Monday, May 10, 2010
Yesterday, on Mother’s Day, the world lost a genuine legend. Lena Horne, who possessed a uniquely silk and bourbon voice, accented by her rich copper-skinned goddess-like beauty has passed. Perhaps, best known for her rendition of the 1940s torch song “Stormy Weather,” Miss Lena, 92, died in her native, NYC, at New York Presbyterian Weill Cornell Medical Center.
She was born Lena Mary Calhoun Horne on June 30, 1917, in Brooklyn, N.Y.
She began performing at the tender age of sixteen, as a chorus girl at the legendary Cotton Club in Harlem. This was way back in 1933, and Miss Lena's career would continue for an astounding six-decades, which included films, radio, television, recording, nightclubs, concert halls and Broadway.
Her talent and other-worldly beauty were undeniable. At her core, she was a singer, and she never wanted to become an actress, but then Hollywood came knocking. At the insistence of her friend, Count Basie, this was to be her destiny. He told her that she was blessed to have been The Chosen One, and so she had to represent black people in ways other than pickaninnies and maids. A reluctant Lena agreed. She went to Hollywood, signed with MGM Studios, and made a handful of movies, many of which edited out her performances, before being shown in the Jim Crow south.
She made a few classic Hollywood musicals, including Cabin in the Sky, and Stormy Weather, both released in 1943.
With her fair skin, strong bone structure and dazzling smile, she was a breakthrough on the silver screen — "Hollywood’s first black beauty, sex symbol, singing star," as Vogue magazine put it decades later.
"I was unique in that I was a kind of black that white people could accept," Horne once said. "I was their daydream. I had the worst kind of acceptance because it was never for how great I was or what I contributed. It was because of the way I looked."
A World War II pinup girl, the glamorous Miss Lena in 1944 became the first black to appear on the cover of a movie magazine, Motion Picture.
"Anybody who was not madly in love with Lena Horne should report to his undertaker immediately and turn himself in," actor and friend Ossie Davis said on "Lena Horne: In Her Own Voice," a 1996 installment of PBS’ "American Masters" biography series.
"In the history of American popular entertainment, no woman had ever looked like Lena Horne. Nor had any other black woman had looks considered as ’safe’ and non-threatening," Donald Bogle wrote in his book "Brown Sugar: Over One Hundred Years of America’s Black Superstars."
Although, at the time, she was considered the highest paid black woman in America, Hollywood never did right by Miss Lena. They wanted her, and yet didn’t know what to do with her. Lena refused to pass as anything other than what she was, and glamourous black woman of a particular light complexion could only go so far on film.
The one role she’d actually coveted, that of Julie, the tragic mulatto in the musical Showboat went instead to her beauteous white friend, Ava Gardner. Miss Gardner herself protested this casting and would had perferred Lena to play and sing the part, but the suits felt differently. Miss Gardner appeared, and had her singing dubbed. This was a tremedous slap in Lena’s face, and would forever leave a bad taste in her mouth.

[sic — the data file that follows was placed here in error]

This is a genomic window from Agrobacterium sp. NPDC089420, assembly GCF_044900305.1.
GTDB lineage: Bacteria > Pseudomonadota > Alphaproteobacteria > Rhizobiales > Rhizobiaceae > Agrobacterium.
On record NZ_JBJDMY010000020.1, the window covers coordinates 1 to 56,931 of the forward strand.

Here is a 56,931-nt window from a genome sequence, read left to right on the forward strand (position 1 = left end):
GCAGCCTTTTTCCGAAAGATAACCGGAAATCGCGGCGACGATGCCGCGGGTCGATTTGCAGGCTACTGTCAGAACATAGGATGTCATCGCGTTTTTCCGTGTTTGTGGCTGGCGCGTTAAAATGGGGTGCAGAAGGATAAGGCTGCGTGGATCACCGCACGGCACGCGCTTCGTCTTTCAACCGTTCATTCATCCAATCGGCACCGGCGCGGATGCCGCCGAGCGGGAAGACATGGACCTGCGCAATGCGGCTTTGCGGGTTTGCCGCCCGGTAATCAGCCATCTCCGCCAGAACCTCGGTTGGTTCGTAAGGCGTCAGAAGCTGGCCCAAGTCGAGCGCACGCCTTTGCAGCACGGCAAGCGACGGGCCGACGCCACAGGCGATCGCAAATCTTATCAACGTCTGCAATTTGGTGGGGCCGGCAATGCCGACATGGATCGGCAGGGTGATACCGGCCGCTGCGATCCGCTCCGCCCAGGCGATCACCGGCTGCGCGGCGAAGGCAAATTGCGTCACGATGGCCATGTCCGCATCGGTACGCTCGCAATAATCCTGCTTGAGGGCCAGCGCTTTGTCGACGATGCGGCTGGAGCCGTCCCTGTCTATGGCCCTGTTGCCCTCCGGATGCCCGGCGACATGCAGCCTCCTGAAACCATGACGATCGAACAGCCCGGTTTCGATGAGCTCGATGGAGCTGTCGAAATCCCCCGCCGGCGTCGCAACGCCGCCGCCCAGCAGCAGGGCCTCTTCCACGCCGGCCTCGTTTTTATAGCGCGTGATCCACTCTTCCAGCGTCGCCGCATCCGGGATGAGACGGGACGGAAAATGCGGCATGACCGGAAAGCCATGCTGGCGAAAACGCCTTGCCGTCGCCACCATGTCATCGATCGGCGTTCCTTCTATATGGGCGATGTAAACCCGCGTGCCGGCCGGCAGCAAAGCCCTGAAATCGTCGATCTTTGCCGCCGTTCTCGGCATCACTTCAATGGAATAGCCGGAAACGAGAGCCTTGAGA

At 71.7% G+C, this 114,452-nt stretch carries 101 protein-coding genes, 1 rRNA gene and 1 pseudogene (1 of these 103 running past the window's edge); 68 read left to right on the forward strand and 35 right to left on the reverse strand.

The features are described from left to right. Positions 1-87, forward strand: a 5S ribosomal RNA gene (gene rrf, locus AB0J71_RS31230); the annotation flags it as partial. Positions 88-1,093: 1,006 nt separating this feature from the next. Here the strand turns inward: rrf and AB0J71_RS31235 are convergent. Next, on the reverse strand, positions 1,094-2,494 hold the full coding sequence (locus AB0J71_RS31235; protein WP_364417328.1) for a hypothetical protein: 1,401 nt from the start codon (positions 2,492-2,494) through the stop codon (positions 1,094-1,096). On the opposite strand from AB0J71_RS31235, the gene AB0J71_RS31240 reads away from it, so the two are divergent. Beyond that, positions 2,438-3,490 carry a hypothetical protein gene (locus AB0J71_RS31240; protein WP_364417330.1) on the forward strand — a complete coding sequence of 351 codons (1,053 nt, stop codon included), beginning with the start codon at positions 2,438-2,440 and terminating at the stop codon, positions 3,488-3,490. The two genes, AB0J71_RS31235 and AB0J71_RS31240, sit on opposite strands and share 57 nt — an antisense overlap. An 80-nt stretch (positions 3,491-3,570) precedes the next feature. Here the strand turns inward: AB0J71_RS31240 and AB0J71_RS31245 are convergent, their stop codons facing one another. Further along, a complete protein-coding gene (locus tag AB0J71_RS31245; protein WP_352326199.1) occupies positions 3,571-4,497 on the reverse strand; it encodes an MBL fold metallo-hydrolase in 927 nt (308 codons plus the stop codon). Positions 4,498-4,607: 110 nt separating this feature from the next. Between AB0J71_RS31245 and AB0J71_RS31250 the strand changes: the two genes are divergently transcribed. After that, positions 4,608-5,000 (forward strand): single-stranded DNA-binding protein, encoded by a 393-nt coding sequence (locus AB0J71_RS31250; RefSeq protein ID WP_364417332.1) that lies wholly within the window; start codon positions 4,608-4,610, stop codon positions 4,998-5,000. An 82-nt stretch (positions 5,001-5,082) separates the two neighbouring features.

Luckily, she still had her voice, and what a wondrous and glorious voice it was! With its smooth, carressing tonality and slightly seductive drawl, she would fit well into that pantheon of great female jazz singers including, Ethel Waters, Billie Holiday, Ella Fitzgerald, Sarah Vaughan and Carmen McRae."
Miss Lena modestly disagreed:
"Oh, please," she said. "I’m really not Miss Pretentious. I’m just a survivor. Just being myself."
During her early New York roots, she made her Broadway debut in 1934 with a small role in "Dance With Your Gods," an all-black drama that ran only nine performances.
Later, she became a featured singer in the all-black Noble Sissle Society Orchestra but quit two years later to marry Louis Jones, a Pittsburgh friend of her father’s who was some nine years her senior.
At 19, she settled into domestic life in Pittsburgh and gave birth to her two children, Gail and Teddy. But she and her husband separated in 1940 and were divorced in 1944.
She gave up show business when she married Jones, however money problems during the marriage prompted her to accept the co-starring role in "The Duke Is Tops," a low-budget, 1938 black movie musical shot in 10 days.
Moving back to New York after her marriage dissolved, she was hired as a vocalist with the Barnet Orchestra, becoming one of the first black performers to sing with a major white band, with whom she had a hit record, "Good for Nothing Joe."
After leaving the Barnet band in 1941, Miss Lena began an extended engagement at Cafe Society Downtown, where she first met and became friends with singer-actor and political activist Paul Robeson.
While under contract to MGM in the ’40s, Horne met Lennie Hayton, a white staff composer and arranger at the studio who became her second husband. Fearing public reaction, they did not announce their marriage until three years later. She admitted later that she’d initially became involved with Hayton because she thought he could be useful to her career.
"He could get me into places no black manager could," she told The New York Times [NYT] in 1981. "It was wrong of me, but as a black woman, I knew what I had against me." But, she said, "because he was a nice man and because he was in my corner, I began to love him."